Oh, what a glorious day it is when certain children are absent and the class size is down to a manageable fifteen and we all have fun and I go home feeling like maybe what I do is worth it!

Don’t get me wrong — I love each of my children dearly. But there’s only one teacher and eighteen of them, and it’s impossible to give them all the attention they need.

Early into teaching, a parent mentioned to me that I spent more time with her child as the teacher than she did as a parent.

That terrifies me, because filling in as a parent for eighteen young students means everybody loses.

I can’t tell you how many times I’ve had to put one child’s needs on the backburner in order to put out larger fires. Your head hurts, babe? One second — A just stabbed S with a pencil. Your dad’s in jail? Hang on, love to talk, but J is having a meltdown over here. You think I’m the best teacher ever? You’re too kind, sorry for interrupting, but I promised M I’d get her ointment for her sore finger and this is the fifth time she’s bugged me about it.

I feel the limits of my own inadequacy every day. I see the results of my inadequacy every day. Would S still have these behavioral issues if I had the time to talk with him? Would A feel more loved if I had time to kneel down, look in her eyes, and express genuine sorrow that she bumped her knee? Am I perpetuating a cycle of poverty and crime because I don’t have the time to meet each child’s needs?

That’s not as far-fetched as it seems. One of my students, suspended multiple times, has had siblings kicked out of school and a parent in jail. This student exhibits similar deviant behavior — despite being the smartest kid in class. I can’t help but feel that the time I have with this student might make a huge difference as to whether they end up kicked out of school, in jail, or graduating college with honors.

Ironically, it’s the well-behaved kids who suffer too. I hardly know my quiet, obedient students, because they’re not screaming at me, starting conversations about sex over lunch, or refusing to fill out their worksheet. They literally, physically cling to me at recess or beg me to read them stories to compensate — and it’s only a matter of time before somebody busts their lip or busts somebody else’s and oops, sorry, we’ll have to see whether he likes green eggs and ham another day.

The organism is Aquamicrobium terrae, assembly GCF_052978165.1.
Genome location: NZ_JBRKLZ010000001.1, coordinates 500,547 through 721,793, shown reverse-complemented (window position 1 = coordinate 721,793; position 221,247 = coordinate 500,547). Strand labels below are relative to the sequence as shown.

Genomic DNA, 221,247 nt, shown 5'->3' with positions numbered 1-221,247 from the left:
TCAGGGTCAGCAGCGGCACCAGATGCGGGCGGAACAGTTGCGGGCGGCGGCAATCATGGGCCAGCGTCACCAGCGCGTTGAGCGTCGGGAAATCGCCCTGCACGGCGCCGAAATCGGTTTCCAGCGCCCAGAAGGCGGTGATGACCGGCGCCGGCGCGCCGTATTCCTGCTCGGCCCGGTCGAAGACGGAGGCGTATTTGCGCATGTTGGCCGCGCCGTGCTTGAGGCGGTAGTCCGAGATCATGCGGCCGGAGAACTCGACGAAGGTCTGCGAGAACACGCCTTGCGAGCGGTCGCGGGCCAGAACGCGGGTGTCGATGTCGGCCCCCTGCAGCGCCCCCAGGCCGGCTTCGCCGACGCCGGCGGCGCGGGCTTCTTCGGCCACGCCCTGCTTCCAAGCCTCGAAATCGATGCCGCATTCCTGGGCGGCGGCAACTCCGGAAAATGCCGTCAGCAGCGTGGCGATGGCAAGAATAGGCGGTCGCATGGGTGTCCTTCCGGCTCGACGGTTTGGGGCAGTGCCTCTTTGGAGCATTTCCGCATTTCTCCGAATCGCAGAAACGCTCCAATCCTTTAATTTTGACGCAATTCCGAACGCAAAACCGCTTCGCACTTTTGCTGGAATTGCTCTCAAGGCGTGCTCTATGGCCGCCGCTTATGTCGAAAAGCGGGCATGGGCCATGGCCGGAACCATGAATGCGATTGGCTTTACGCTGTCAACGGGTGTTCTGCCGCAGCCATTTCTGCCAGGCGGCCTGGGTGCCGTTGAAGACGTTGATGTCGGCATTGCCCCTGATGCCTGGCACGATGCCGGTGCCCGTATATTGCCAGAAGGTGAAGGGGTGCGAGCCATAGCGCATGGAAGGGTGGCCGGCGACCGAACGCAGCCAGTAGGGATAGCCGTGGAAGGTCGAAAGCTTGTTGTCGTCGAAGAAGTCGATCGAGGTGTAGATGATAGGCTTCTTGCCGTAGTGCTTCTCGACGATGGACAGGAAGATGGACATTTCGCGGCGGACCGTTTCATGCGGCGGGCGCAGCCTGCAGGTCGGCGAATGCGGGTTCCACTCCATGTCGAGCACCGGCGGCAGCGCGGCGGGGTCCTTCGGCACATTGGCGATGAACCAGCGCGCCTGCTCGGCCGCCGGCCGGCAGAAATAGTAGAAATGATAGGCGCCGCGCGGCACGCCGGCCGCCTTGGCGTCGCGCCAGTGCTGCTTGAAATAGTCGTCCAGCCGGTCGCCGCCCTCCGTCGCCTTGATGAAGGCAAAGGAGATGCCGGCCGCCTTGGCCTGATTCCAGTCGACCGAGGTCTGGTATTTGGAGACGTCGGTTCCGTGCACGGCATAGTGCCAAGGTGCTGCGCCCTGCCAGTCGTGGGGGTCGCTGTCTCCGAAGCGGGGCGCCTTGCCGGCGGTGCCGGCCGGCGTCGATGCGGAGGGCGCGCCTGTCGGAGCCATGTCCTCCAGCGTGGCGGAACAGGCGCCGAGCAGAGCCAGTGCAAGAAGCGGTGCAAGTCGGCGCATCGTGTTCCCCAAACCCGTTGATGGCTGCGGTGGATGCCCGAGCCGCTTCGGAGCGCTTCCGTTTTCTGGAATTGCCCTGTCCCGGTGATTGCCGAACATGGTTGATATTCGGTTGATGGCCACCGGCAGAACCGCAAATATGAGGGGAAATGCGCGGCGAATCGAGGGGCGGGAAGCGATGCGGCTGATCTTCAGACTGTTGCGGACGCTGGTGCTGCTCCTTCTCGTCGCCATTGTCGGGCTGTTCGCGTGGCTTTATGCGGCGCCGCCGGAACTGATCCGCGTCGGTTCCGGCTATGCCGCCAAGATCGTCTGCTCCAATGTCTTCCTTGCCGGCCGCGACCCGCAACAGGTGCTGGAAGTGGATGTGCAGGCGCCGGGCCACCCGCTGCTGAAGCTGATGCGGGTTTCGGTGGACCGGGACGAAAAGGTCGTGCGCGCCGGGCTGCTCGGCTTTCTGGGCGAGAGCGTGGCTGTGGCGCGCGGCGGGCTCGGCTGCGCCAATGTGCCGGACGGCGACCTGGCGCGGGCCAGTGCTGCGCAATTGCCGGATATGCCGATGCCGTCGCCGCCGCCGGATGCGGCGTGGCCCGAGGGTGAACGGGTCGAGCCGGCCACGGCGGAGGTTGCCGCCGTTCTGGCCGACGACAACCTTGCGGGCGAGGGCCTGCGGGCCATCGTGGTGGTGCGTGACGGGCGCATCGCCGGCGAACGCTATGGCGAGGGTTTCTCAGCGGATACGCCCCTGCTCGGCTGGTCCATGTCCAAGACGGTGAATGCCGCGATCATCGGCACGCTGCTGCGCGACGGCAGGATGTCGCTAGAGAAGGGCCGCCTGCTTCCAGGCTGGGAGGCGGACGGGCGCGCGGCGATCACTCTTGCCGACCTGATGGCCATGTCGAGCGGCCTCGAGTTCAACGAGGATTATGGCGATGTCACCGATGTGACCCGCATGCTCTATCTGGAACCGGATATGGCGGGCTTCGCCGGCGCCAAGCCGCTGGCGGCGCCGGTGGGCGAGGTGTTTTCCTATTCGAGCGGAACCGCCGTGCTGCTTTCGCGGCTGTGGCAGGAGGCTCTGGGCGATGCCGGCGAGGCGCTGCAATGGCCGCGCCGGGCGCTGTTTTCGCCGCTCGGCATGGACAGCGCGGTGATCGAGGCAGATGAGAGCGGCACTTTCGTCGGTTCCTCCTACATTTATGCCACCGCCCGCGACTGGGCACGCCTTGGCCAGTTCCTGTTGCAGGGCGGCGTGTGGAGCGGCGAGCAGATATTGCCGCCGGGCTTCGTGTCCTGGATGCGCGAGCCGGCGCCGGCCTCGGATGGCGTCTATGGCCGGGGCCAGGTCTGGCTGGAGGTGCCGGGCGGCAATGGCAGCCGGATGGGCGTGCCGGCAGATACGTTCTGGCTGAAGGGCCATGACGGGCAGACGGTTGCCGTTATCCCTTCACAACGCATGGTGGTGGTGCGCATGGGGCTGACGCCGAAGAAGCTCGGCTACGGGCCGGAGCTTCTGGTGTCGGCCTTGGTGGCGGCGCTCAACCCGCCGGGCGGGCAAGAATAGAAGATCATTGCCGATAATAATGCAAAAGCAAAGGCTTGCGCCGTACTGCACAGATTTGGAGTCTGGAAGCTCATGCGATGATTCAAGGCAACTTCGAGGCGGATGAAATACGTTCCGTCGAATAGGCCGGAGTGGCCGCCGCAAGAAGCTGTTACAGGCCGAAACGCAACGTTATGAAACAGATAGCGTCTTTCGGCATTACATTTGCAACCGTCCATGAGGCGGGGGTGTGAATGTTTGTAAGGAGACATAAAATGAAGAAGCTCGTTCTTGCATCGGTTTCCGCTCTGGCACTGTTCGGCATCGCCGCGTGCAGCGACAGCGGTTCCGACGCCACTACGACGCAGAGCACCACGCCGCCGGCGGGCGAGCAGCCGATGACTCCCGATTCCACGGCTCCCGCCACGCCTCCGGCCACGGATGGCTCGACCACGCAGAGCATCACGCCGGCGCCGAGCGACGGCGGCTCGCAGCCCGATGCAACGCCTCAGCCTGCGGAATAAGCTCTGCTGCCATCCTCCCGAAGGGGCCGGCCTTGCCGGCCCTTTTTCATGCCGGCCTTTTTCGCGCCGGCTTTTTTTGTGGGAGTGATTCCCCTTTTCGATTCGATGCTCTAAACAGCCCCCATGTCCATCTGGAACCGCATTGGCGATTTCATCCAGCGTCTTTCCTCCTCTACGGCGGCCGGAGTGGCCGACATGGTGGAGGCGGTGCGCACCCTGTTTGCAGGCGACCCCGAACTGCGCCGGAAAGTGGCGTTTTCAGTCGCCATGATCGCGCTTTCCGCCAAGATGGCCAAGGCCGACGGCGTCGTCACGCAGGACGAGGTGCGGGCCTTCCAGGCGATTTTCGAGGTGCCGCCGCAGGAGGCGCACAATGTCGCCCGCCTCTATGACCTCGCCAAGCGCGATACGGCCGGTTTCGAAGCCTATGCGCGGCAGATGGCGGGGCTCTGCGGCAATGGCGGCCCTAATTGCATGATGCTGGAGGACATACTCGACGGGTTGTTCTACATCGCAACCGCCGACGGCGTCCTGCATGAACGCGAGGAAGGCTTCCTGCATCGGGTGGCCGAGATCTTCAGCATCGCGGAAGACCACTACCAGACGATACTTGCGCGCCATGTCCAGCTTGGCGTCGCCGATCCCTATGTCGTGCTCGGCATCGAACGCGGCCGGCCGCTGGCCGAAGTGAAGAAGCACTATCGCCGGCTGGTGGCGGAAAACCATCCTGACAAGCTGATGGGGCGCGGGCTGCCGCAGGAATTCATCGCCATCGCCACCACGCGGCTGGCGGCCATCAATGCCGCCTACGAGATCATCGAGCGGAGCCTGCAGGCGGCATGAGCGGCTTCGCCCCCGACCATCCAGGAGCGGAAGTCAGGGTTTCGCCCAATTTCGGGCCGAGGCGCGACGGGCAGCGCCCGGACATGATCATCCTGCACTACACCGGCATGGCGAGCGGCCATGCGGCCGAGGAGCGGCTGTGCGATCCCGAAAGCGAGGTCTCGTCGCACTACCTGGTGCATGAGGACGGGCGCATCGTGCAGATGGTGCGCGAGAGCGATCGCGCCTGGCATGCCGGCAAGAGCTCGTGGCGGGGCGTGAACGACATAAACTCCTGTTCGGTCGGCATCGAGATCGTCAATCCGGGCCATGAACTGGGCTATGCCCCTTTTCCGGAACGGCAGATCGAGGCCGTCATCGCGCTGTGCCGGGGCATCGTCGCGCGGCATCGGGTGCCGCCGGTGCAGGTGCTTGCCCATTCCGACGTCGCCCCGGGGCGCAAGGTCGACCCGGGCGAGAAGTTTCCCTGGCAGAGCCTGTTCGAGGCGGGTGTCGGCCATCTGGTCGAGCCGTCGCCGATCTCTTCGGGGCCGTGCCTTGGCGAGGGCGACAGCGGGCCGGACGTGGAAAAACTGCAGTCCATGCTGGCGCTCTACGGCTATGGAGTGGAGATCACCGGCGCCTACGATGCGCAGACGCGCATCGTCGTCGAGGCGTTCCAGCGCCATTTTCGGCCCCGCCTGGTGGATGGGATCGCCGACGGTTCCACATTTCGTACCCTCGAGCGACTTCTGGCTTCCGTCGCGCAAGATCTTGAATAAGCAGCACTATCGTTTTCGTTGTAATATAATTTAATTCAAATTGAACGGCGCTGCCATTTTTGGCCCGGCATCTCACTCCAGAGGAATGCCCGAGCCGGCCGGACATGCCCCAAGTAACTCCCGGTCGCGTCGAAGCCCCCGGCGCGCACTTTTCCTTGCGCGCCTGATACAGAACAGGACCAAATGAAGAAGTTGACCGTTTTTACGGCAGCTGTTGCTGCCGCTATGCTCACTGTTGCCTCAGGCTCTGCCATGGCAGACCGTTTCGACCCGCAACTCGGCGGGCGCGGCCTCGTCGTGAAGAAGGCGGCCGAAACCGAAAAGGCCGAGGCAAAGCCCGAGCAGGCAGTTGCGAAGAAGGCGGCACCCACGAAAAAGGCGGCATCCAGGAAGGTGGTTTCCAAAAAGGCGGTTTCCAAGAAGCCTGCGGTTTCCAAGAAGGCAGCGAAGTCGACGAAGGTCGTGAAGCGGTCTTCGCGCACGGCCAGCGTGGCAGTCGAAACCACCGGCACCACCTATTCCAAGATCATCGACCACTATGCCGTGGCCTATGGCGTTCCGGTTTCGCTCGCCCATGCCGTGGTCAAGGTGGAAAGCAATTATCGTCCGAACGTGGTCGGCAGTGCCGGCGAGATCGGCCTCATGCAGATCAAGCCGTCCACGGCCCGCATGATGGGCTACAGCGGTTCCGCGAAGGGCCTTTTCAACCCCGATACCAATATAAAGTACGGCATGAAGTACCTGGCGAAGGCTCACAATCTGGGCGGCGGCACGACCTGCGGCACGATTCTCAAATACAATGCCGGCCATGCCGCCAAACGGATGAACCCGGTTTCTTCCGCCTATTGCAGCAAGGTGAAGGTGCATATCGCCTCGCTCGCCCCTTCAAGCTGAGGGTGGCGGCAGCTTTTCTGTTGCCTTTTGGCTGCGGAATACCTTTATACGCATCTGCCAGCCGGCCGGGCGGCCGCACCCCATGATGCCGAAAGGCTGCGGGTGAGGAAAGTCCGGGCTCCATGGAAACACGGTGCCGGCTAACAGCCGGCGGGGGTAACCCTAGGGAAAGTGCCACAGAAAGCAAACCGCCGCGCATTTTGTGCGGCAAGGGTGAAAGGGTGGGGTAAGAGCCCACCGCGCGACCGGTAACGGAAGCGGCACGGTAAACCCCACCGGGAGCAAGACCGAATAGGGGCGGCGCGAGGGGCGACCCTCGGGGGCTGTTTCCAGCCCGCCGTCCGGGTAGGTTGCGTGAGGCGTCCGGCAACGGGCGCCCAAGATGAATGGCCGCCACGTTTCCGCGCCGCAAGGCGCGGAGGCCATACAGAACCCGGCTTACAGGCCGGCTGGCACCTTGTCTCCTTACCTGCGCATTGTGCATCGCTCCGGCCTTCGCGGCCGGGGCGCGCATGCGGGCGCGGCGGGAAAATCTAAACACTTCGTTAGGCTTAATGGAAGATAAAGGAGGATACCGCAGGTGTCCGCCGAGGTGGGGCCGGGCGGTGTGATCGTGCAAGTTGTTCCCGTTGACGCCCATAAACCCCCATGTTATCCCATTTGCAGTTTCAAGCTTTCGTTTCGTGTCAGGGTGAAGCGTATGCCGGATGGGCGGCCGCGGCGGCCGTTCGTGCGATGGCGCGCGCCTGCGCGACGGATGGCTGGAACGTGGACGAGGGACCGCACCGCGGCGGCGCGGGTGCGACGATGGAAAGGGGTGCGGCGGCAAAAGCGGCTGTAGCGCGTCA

Ignoring kids was not what I signed up for as a teacher, but I have to do it every day just to cover all the material and keep the class unit functional.

Suggested solutions: Smaller class sizes. No more than fifteen, please. The smaller, the better. Alternatively, add more teachers and teacher’s aides. One teacher for every five or so kids. Require parental volunteering. Something. If schools are going to be parenting the kids more than the parents, we need to be able to parent more effectively. And maybe make it a bit easier for people to get educated and certified as teachers?


The other problem is, of course, that some kids don’t work well in groups of any size. I can rattle off to you all the kids in my class who would need or strongly benefit from one-on-one attention. They mostly suffer from being kids or needing lots of guidance because of their behavior issues.